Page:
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Michael A. Arbib

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University Professor Emeritus and Professor Emeritus of Computer Science, Biomedical Engineering, Biological Sciences, and Psychology

Education

  • 1963, PhD, Mathematics, Massachusetts Institute of Technology
  • 1963, PhD, Other Health Professions, Massachusetts Institute of Technology
  • 1961, Bachelors, Other Health Professions, University of Sydney
  • 1961, Other, Pure Mathematics, University of Sydney

Biography


The thrust of Michael Arbib's work is expressed in the title of his first book, Brains, Machines and Mathematics (McGraw-Hill, 1964). The brain is not a computer in the current technological sense, but he has based his career on the argument that we can learn much about machines from studying brains, and much about brains from studying machines. He has thus always worked for an interdisciplinary environment in which computer scientists and engineers can talk to neuroscientists and cognitive scientists.

His primary research focus is on the coordination of perception and action. This is tackled at two levels: via schema theory, which is applicable both in top-down analyses of brain function and human cognition as well as in studies of machine vision and robotics; and through the detailed analysis of neural networks, working closely with the experimental findings of neuroscientists on humans and monkeys. He is also engaged in research on the evolution of brain mechanisms for human language, pursuing the Mirror System Hypothesis that links language parity (the fact that what the speaker intends is roughly what the hearer understands) to the properties of the mirror system for grasping -- neurons active for both the execution and observation of actions -- to explain (amongst many other things) why human brains can acquire sign language as readily as speech.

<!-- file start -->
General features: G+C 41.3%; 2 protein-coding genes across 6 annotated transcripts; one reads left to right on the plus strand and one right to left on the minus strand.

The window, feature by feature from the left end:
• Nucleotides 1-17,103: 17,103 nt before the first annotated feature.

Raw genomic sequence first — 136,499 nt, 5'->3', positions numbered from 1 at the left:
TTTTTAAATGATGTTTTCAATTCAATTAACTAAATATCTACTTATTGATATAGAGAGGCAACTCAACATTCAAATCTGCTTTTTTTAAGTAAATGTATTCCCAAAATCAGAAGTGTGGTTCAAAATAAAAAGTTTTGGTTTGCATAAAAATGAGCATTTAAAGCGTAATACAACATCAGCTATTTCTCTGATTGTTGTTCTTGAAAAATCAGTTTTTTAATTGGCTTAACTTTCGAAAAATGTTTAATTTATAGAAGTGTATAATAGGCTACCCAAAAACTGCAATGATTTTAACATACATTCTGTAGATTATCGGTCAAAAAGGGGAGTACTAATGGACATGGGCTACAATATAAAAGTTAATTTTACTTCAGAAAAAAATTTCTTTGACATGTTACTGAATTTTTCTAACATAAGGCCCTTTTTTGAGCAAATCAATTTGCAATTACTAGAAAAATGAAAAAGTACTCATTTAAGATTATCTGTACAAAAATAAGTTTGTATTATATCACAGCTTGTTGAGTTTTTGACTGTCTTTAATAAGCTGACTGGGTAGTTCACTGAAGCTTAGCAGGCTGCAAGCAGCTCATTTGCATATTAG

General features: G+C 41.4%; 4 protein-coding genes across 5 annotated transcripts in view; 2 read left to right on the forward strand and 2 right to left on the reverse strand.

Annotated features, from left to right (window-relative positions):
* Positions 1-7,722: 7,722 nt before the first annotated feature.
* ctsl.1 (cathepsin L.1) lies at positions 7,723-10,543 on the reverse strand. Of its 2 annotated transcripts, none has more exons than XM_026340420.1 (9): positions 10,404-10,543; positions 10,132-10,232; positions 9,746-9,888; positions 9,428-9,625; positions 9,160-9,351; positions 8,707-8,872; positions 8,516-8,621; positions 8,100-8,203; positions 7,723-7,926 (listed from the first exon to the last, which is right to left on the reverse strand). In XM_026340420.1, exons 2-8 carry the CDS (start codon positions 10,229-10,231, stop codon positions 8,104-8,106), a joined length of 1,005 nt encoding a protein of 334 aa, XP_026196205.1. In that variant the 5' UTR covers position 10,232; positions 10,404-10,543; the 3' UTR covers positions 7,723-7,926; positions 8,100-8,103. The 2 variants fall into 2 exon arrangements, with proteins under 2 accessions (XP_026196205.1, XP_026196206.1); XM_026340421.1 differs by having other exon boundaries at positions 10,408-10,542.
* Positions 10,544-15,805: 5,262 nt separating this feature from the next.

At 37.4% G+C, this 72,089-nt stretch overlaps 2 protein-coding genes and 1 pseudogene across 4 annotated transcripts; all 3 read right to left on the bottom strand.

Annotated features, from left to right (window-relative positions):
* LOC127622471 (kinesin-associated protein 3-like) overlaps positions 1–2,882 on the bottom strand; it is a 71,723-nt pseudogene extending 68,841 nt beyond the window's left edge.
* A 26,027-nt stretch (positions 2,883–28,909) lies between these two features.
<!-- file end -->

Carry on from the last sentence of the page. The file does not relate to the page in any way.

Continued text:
A new interest is working with architects to better understand the neuroscience of the architectural experience and to develop a new field of neuromorphic architecture, "brains for buildings".

The author or editor of almost 40 books, Arbib has most recently edited "Who Needs Emotions? The Brain Meets the Robot" (with Jean-Marc Fellous, Oxford University Press, 2005) and "From Action to Language via the Mirror System" (Cambridge University Press, 2006).

Research Summary